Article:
Breast and Prostate cancer march and rally
Posted: 14 Oct 2018
The Health Ministries Department of the St. Vincent & the Grenadines Mission held a March and rally in the town of Barrouallie on Saturday, 13th October to promote awareness of breast cancer and prostate cancer.
Breast cancer and prostate cancer are known as the two most common invasive cancers in women and men, respectively. Although these cancers arise in organs that are different in terms of anatomy and physiological function, both organs require gonadal steroids for their development. The tumors that arise, as a consequence, are typically hormone-dependent and have remarkable underlying biological similarities.
It has also been noted that both types of cancers are on the rise in the Caribbean where many sufferers succumb to the ravages of these deadly diseases. Yet medical advances hold out hope that can help to reduce their growth and spread and thereby save the life of the afflicted person.
The Rally was well supported and many from the community were encouraged by Dr. Nedd, the feature speaker. He shared that one of the challenges in St. Vincent and the Grenadines is the fact that folks wait too late to get checked, especially men who seem to be afraid of the doctor.
It is advised the following for breast cancer:
- Women ages 40 to 44 should have the choice to start annual breast cancer screening with mammograms (x-rays of the breast) if they wish to do so.
- Women age 45 to 54 should get mammograms every year.
- Women 55 and older should switch to mammograms every 2 years, or can continue yearly screening.
- Screening should continue for as long as a woman is in good health and is expected to live 10 more years or longer.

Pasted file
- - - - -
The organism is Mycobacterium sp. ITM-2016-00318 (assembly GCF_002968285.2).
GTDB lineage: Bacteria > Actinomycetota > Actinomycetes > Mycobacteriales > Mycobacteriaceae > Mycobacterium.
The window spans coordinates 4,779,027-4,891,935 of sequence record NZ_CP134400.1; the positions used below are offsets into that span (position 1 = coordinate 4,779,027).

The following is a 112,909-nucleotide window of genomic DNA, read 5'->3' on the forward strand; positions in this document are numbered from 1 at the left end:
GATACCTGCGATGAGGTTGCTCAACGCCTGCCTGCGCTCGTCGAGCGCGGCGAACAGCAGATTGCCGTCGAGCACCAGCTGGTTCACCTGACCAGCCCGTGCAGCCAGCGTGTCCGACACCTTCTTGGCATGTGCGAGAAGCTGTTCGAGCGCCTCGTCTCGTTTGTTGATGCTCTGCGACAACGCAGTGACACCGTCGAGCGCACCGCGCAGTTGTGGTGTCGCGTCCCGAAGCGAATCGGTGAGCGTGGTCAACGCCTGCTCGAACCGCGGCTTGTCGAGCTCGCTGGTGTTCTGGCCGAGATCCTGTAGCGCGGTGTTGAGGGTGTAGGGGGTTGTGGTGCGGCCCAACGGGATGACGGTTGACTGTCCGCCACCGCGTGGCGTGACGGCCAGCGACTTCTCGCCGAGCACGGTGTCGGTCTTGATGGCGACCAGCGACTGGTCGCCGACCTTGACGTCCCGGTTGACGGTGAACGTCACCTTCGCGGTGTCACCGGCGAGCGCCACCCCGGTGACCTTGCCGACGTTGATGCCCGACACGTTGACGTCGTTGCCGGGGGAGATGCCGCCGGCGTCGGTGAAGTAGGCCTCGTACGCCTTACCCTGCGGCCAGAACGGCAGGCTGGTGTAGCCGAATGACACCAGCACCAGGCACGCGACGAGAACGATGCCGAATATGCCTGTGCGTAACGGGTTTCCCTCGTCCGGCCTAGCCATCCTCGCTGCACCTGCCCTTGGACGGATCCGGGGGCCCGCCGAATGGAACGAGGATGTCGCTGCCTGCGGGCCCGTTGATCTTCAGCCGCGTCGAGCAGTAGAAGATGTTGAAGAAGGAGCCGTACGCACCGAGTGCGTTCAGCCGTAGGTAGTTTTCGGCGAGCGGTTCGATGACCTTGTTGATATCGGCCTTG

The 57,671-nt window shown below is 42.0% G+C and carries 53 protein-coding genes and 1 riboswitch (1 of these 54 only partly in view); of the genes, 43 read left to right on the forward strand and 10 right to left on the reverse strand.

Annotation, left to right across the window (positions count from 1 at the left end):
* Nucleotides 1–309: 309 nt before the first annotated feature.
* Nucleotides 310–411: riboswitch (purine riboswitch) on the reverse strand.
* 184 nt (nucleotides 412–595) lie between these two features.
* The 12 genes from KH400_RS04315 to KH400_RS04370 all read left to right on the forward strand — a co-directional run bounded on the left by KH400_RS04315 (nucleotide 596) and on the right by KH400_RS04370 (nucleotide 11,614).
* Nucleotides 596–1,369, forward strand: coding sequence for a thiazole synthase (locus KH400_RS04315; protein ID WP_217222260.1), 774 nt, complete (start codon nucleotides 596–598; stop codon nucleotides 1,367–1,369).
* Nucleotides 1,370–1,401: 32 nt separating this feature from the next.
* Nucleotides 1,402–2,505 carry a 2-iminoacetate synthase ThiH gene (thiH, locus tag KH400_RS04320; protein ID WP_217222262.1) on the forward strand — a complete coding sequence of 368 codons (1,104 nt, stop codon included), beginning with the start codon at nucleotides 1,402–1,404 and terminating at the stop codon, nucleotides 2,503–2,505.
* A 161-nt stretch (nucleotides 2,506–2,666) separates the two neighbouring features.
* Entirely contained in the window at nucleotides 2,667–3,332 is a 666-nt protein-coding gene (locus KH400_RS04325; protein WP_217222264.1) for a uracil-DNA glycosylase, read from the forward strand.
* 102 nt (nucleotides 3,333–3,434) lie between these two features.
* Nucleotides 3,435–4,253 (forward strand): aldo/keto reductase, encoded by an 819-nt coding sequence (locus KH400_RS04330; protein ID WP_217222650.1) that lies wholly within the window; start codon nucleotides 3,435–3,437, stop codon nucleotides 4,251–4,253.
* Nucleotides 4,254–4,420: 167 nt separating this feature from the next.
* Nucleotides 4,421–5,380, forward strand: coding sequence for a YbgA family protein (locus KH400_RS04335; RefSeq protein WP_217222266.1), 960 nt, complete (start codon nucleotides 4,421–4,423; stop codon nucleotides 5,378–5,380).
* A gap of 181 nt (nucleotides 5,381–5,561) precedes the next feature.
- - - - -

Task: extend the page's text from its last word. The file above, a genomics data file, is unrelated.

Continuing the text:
- All women should be familiar with the known benefits, limitations, and potential harms linked to breast cancer screening.
- Women should also know how their breasts normally look and feel and report any breast changes to a health care provider right away.
Prostate cancer screening should be done:
- At age 50 by men who are at AVERAGE risk of prostate cancer and are expected to live at least 10 more years be screened.
- At age 45 by men at HIGH risk of developing prostate cancer. This includes men of African descent who have a first-degree relative (father, brother, or son) diagnosed with prostate cancer at an early age (younger than age 65). Men of African descent are at high risk for prostate cancer.
- At age 40 by men at even higher risk i.e. those with more than one first-degree relative who had prostate cancer at an early age.
Men who want to be screened should be tested with the prostate-specific antigen (PSA) blood test. If you decide to be tested, you should get a PSA blood test with or without a rectal exam. How often you’re tested will depend on your PSA level. The digital rectal exam (DRE) may also be done as a part of screening.
Let’s work together to minimize the prevalence of cancers in our society. The Seventh-day Adventist Church has pledged to do all it can to raise awareness and support persons suffering from the effects of cancer.